Olympic Bound?
The 11th Annual UC Berkeley Chinese Martial Arts Tournament Pioneers the Way

By Gigi Oh and Gene Ching

On April 19, 2003, over 500 competitors gathered at U.C. Berkeley to beta- test what may be the prototype for Chinese martial arts tournaments to come. Cal has always been a leading pioneer in Wushu, so it came as no surprise to see them take it into the computer age with enthusiasm and panache. Of course, tournaments have used computers before, but not like this ? huge computer-driven display boards, instant print outs of the complete scoring data and mandatory pre-registration, most of it online. This was professional level computer usage, not just borrowing some student's laptop as a makeshift cash register.

According to Tournament Chair Sifu Bryant Fong, "The purpose is to get ready for the Olympics. Today, we are using a completely computerized scoring system and completely computerized database, so for any competitor we have complete control over what events they are going to be in and they can be changed right away. The computers all take care of the scoring, as well as the ties, so we don't need to actually do anything. Plus it'll automatically tabulate the All Around Champions in each event. So that's new."

Fong continued "Also, we're using net cards to give the competitors an idea exactly what is going on. The TVs we're using for the first time, to let people see, they can check to see what event, you don't have to go around and ask ?Oh, what event are you running now?' It's all posted. If this works, this will be an Olympic working model, so we are trying to see if we can do it. Of course, with the events going in the world, we're not sure whether we're going into the 2008 Olympics, but still the work has to be done."

Competitors matched skills in both traditional and modern Wushu forms, internal and external styles, and push hands. Every competitor had to pre-register, which provided them with a laminate that listed their events on the back. This allowed the tournament staff to restrict floor access to competitors and judges only. Even coaches weren't permitted on the floor. Ringside coaching was grounds for immediate disqualification. Restricting access actually improved the views since rubber-neckers didn't clutter around the rings and block those behind them. Fong explained, "This tournament, different than other tournaments in the United States, is pre-registered ONLY. You can pre-register online or before. In the future, if and when this becomes an Olympic sport, you're not going to be able to walk up to the door and say ?OK, I wanna register?'"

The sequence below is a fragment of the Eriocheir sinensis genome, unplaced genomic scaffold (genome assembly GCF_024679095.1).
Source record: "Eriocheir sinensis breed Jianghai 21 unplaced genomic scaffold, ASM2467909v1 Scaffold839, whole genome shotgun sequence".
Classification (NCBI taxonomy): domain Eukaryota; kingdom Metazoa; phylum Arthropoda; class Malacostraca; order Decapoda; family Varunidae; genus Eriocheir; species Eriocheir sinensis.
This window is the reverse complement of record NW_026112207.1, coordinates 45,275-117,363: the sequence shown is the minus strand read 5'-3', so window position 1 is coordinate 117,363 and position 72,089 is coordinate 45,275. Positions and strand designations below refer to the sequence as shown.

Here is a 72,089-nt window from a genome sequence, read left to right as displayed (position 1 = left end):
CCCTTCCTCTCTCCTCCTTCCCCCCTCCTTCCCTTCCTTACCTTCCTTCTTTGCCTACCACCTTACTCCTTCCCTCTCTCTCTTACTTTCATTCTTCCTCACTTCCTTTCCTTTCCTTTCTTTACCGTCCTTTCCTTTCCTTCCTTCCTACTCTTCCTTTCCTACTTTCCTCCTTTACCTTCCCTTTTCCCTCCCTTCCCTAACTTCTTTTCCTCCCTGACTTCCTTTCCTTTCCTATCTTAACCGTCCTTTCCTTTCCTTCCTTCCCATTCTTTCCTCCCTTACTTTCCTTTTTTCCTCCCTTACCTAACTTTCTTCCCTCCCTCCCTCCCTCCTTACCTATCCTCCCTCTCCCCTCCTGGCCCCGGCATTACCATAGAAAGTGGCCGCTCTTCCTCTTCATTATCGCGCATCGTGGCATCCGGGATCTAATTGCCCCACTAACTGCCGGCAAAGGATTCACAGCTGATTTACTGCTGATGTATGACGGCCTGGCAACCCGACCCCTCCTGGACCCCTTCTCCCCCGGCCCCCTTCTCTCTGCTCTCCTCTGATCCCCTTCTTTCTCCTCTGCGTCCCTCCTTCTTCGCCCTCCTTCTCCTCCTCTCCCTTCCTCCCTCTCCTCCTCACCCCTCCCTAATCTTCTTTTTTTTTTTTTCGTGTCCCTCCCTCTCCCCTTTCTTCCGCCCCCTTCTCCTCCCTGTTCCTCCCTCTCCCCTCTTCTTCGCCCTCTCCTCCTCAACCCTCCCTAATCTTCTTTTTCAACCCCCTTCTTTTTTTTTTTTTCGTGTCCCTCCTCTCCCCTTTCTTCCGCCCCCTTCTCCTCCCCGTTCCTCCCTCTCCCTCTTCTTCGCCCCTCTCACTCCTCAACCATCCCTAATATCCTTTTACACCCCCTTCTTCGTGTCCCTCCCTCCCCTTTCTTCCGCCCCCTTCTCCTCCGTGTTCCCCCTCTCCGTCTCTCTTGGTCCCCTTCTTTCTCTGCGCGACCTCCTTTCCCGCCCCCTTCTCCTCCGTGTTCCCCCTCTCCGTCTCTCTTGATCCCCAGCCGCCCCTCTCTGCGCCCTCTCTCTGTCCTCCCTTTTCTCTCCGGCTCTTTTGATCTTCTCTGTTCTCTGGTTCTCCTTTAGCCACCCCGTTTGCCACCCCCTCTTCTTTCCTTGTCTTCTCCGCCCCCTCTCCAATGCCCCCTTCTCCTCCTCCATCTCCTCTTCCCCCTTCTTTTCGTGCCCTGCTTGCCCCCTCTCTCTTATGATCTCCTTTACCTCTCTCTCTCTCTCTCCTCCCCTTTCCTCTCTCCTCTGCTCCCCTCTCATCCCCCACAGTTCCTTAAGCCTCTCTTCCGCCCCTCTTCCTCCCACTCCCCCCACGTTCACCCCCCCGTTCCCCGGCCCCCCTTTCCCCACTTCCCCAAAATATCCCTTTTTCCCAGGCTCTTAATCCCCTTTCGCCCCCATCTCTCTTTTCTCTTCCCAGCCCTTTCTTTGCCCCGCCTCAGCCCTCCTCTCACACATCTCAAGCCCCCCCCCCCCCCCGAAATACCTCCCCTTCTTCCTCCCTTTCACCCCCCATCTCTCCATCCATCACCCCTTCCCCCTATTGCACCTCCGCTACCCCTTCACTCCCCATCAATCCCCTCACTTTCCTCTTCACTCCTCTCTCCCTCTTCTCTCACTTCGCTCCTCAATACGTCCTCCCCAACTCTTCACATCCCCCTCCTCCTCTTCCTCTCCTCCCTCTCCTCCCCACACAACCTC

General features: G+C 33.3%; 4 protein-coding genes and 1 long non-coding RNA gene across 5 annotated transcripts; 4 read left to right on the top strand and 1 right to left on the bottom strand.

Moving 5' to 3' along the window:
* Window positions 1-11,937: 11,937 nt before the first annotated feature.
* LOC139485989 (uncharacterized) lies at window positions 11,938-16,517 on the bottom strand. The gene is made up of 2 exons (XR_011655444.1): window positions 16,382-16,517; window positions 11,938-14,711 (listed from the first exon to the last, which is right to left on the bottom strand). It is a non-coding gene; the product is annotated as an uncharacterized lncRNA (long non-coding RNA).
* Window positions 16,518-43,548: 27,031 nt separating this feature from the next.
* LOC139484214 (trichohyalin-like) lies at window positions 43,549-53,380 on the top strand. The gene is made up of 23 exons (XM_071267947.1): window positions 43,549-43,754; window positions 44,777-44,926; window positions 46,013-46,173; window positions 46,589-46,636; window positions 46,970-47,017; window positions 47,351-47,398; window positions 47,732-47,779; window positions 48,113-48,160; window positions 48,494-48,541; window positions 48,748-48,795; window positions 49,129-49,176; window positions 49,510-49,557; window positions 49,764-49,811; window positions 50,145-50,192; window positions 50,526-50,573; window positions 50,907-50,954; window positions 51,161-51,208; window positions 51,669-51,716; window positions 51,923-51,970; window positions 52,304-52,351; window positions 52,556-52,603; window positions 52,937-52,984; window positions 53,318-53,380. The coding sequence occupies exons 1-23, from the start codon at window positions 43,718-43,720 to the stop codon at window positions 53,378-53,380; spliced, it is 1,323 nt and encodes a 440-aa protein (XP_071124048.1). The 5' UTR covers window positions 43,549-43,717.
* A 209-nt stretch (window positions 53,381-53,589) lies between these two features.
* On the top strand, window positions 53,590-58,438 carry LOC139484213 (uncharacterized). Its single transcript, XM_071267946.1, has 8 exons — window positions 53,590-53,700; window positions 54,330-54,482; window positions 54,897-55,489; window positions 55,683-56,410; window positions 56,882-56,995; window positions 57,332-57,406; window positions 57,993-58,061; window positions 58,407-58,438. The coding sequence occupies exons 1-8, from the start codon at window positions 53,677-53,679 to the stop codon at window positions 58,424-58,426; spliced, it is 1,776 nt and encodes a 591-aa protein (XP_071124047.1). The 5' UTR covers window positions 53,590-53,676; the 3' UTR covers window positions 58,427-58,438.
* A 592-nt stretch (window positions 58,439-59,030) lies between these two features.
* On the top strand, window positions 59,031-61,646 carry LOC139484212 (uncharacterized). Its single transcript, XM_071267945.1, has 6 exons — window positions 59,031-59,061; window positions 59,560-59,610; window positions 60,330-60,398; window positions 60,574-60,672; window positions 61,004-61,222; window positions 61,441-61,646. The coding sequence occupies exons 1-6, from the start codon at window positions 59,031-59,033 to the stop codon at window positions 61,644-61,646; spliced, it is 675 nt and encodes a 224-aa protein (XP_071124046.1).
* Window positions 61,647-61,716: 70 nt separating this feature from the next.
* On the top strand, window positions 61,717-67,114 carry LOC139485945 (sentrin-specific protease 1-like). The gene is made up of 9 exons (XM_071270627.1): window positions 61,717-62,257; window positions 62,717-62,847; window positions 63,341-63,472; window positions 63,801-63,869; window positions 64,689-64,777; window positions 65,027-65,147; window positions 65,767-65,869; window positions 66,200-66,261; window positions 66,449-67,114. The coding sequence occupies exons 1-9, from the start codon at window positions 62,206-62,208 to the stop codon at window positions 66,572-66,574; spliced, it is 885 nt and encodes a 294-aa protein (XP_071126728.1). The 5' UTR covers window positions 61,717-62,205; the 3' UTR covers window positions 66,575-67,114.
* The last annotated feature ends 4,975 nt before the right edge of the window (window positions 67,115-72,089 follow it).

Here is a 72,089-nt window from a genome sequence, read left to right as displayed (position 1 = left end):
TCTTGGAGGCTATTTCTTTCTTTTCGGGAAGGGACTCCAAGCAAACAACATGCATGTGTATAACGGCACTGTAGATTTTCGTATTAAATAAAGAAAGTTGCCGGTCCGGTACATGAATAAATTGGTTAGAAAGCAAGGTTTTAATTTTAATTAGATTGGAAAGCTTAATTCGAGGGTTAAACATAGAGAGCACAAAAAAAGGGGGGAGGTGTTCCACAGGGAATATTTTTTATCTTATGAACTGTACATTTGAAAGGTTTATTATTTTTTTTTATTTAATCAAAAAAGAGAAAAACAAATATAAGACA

The tournament followed US Wushu Union competition rules, which are based on International Wushu Federation (IWuF) standards. One of the biggest gaps in American tournaments is judging. But Cal worked on improving this too. Fong elaborated, "We trained 40 judges already in IWuF rules, so they know how to apply it and how to use it. This was two weeks before the tournament. Eventually you need a pool of trained judges who do just that. You're not a coach, you're not a team leader, you're not anything else. That's all you do is judge. That will make the event run more smoothly. We're a long ways from that, but that's why we began. We have training sessions and we begin laying the germ in other people's thinking that maybe I want to be a judge. So we want to get the Chinese martial arts community ? the martial arts community ? into learning. This is the future. We need to be prepared."

While we all have our expectations, Olympic Wushu is clearly uncharted territory. Who knows what effect it might have on the Chinese martial arts community? If Berkeley's event is any indication, the effect will be positive. It could elevate our ragtag Chinatown fire-drills into a real sporting event like gymnastics or figure skating. Obviously, we have a long way to go, but with the earnest efforts of pioneers like Cal Wushu, there is hope.

    All Around Grand Champions
  • Adult Female Contemporary: Tiffany Amelia Reyes
  • Adult Male Contemporary: Edward "Eddy" M Quintana
  • Adult Male Traditional: Adam McArthur
  • Internal Male: James Israel
  • 13-17 Female: Ngan-Ha Ta
  • 13-17 Male: Chasen Mock
  • 35+ Combined Gender: Emilio Alpanseque
  • 8-12 Combined Gender: Alex Whitlow

Click here for Feature Articles from this issue and others published in 2003 .

Written by Gigi Oh and Gene Ching for KUNGFUMAGAZINE.COM

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